mann, are less difficult, and we can recommend of an humble and unwilling conscript. Joseph We hope that when the tickets shall be renewed them without any fear to everybody. Brahms' Bertha, a lame watchmaker's apprentice, with a -in order to show the progress made by the Acad-vocal compositions deserve to be studied, as the good and kind master, in love with his cousin emy in the estimation of the public-it will be most of them are beautiful. Unfortunately, they Catherine, in spite of his physical infirmity is taken stated how many pupils attended each branch of are all printed with German words, and until quite by the relentless conscription. He has no stomach tuition when the Academy was first opened, and recently no translation had been published. We for fight, is influenced by no delusive dreams how many attend it now after the commencement should recommend one Ave Maria, for four female of glory, is marched off and becomes — after of the Second Session. The rumors on this subject voices, (Op. 12,) with the liturgical text, and with all hope of exemption has died --a good, reliare so conflicting that the interests of the Academy an accompaniment of piano or orchestra without able, brave soldier. From Monsieur Goulden, require such publication. We will submit to Mr. brass instruments; and a full chorus, called Be. his master, he has learned something of the Southard some considerations in regard to the græbnissgesang, (Op. 13,) with an accompaniment true meaning of war. "At this moment, Jopupils' concerts, and we feel convinced that if he of piano or wind instruments, (oboes, clarionets, seph, there are four hundred thousand families will think on it, he will share our opinion. bassoons, horns, trombones, tuba and kettle-weeping in France; the grand army has perished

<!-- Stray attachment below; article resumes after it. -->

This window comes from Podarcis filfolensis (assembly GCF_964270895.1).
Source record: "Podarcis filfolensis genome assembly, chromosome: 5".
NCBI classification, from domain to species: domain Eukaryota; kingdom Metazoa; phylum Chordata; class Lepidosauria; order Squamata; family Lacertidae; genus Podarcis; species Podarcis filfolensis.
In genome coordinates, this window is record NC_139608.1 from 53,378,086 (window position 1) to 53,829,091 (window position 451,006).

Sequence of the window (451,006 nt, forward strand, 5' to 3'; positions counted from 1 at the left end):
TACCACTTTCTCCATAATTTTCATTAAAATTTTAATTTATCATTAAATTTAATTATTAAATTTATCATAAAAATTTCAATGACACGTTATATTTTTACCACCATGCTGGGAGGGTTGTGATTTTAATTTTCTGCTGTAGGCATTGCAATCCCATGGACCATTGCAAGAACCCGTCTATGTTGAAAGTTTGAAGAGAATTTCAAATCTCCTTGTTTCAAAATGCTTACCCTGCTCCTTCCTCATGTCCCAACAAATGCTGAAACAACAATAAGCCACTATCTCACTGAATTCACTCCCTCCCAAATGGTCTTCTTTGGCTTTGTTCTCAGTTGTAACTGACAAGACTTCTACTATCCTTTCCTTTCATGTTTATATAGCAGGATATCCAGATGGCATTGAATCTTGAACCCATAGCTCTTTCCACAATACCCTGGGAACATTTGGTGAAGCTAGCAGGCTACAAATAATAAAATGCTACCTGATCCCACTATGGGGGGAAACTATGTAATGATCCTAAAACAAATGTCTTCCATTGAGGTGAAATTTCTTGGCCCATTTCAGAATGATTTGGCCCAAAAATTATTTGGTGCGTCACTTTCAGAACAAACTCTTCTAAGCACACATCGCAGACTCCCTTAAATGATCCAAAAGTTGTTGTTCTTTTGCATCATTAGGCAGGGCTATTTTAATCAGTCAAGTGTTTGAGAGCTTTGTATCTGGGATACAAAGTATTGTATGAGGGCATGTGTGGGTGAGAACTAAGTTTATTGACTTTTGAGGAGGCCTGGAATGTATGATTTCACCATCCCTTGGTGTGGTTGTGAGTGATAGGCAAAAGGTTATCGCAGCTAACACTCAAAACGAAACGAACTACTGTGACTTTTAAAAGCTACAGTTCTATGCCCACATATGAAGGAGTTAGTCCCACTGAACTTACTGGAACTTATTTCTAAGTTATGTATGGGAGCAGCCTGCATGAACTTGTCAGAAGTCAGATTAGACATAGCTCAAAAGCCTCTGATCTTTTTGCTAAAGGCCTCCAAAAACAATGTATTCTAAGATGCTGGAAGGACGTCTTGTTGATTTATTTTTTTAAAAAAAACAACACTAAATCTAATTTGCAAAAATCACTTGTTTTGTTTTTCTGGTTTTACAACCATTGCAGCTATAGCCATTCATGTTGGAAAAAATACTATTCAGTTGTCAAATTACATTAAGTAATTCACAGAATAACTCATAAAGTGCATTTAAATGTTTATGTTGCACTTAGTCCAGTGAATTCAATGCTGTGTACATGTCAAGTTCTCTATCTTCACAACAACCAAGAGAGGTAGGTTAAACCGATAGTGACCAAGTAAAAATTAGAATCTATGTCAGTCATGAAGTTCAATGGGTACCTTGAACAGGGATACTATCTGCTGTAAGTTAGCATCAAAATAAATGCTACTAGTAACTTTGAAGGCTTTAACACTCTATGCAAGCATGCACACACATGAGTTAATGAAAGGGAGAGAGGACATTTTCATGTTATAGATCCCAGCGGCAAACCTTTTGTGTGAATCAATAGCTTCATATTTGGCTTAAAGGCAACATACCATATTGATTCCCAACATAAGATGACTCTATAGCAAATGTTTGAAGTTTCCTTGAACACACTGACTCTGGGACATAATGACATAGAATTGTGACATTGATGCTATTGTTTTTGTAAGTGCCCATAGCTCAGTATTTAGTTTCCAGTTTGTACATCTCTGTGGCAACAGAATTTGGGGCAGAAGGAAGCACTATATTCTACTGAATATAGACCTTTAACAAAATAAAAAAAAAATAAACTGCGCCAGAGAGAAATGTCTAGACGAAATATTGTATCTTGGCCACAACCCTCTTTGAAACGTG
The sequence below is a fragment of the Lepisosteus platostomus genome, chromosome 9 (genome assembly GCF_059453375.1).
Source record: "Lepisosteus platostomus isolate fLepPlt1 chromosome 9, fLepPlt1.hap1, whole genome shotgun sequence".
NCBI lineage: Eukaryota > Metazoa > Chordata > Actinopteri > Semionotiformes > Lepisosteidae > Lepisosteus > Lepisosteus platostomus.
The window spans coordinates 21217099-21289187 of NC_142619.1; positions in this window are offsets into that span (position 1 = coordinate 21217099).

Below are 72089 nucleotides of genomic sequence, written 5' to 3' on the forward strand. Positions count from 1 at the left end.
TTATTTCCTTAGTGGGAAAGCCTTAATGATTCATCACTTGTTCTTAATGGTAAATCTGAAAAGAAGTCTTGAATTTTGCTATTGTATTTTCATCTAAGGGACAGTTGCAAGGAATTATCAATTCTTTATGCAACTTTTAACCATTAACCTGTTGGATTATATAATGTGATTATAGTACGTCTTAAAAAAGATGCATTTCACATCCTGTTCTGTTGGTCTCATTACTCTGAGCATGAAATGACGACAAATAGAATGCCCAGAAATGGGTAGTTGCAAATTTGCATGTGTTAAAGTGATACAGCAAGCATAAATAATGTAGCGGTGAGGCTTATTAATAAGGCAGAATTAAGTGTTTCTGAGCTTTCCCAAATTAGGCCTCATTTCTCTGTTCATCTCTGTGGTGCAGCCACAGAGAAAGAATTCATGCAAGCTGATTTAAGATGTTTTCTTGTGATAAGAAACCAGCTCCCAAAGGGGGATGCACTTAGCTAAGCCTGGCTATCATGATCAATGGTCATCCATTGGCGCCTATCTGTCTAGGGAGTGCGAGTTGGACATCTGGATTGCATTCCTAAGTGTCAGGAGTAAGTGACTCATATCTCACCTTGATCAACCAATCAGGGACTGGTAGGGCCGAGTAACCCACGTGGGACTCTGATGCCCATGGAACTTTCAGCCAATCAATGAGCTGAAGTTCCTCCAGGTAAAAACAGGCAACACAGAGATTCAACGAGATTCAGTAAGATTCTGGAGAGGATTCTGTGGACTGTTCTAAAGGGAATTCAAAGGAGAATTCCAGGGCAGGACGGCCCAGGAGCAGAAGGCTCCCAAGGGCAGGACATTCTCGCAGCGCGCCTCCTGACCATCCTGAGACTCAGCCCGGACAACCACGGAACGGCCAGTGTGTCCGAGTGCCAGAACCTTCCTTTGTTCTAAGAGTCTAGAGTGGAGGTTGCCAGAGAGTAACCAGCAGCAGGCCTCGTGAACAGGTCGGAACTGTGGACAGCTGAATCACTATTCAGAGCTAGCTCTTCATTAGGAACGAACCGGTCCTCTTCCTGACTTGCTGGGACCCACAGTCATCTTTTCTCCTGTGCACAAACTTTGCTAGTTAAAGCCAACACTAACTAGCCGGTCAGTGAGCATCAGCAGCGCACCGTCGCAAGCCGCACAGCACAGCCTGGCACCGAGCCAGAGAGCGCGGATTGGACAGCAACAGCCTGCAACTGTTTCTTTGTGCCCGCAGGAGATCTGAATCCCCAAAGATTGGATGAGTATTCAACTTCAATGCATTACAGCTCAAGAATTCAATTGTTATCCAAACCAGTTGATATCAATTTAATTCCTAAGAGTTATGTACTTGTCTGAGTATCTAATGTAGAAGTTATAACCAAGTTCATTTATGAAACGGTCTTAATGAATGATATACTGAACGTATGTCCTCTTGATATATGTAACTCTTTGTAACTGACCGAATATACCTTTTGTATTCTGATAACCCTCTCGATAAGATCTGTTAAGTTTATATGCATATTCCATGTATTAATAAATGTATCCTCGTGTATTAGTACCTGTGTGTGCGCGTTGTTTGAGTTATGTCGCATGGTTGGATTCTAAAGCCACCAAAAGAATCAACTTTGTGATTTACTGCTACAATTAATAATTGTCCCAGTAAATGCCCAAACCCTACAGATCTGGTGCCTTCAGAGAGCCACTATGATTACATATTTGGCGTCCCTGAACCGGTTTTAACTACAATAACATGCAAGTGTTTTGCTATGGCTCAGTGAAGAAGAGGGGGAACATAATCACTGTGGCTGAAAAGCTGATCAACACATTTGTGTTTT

A concert every month is not only useless, but drums.) While the French Romance has lost its in the snows of Russia; all those stout young men we believe it is prejudicial precisely to those for first prestige, the German Lied, in the hands of whom for two months we saw passing our gates whose profit it has been established. It will be Schubert, and afterwards in those of Schumann, are buried beneath them. The news came this quite sufficient to have one concert at the end of has acquired a very high musical importance. afternoon. Oh! it is horrible! horrible!Thus the year, when the pupils of some classes should The twelve Lieder and songs written for a chorus spoke Monsieur Goulden-and as Joseph writesplay in presence of a jury, formed of musicians of female voices, in four parts, with an accom- "I was silent. Now I saw already that we must chosen outside of the Conservatory, to decide who paniment of piano ad libitum, (Op. h, in two have another conscription, as after all campaigns, may deserve the prizes that may be distributed. books,) are, although very simple, beautiful com- and this time the lame would probably be called.” One concert each month obliges several of the pu-positions, and deserve to be known everywhere. The anticipation was realised, and the limping appils to learn a piece for that occasion. Prepos- His book of Lieder and Romances, for one voice, prentice became a soldier of the Empire. We have sessed with the very natural wish to perform as (Op. 14,) is composed of popular ballads, and the not the space to follow his fortunes from the first well as possible, they devote all their time to prac- melody is, as required by the words, simple, fresh march through melting snow, when on the hilltising that particular piece, and neglect to pursue and unaffected. We shall name also to the lovers side he turned and saw his quiet home far beneath their exercises regularly and to study their other of fine melodies two books of Lieder and Gesænge, him, and would have stopped to gaze— but the lessons. On his part, and in spite of himself, the on verses of Platen and Daumer, (Op. 32,) and two squad marched on," and he had to keep pace with professor pays more attention to the pupils who books of Romances, with words taken from the them-on through retreats, advances and battles, have to play at the concerts, and we have heard of Magelone of Tieck, (Op. 33.)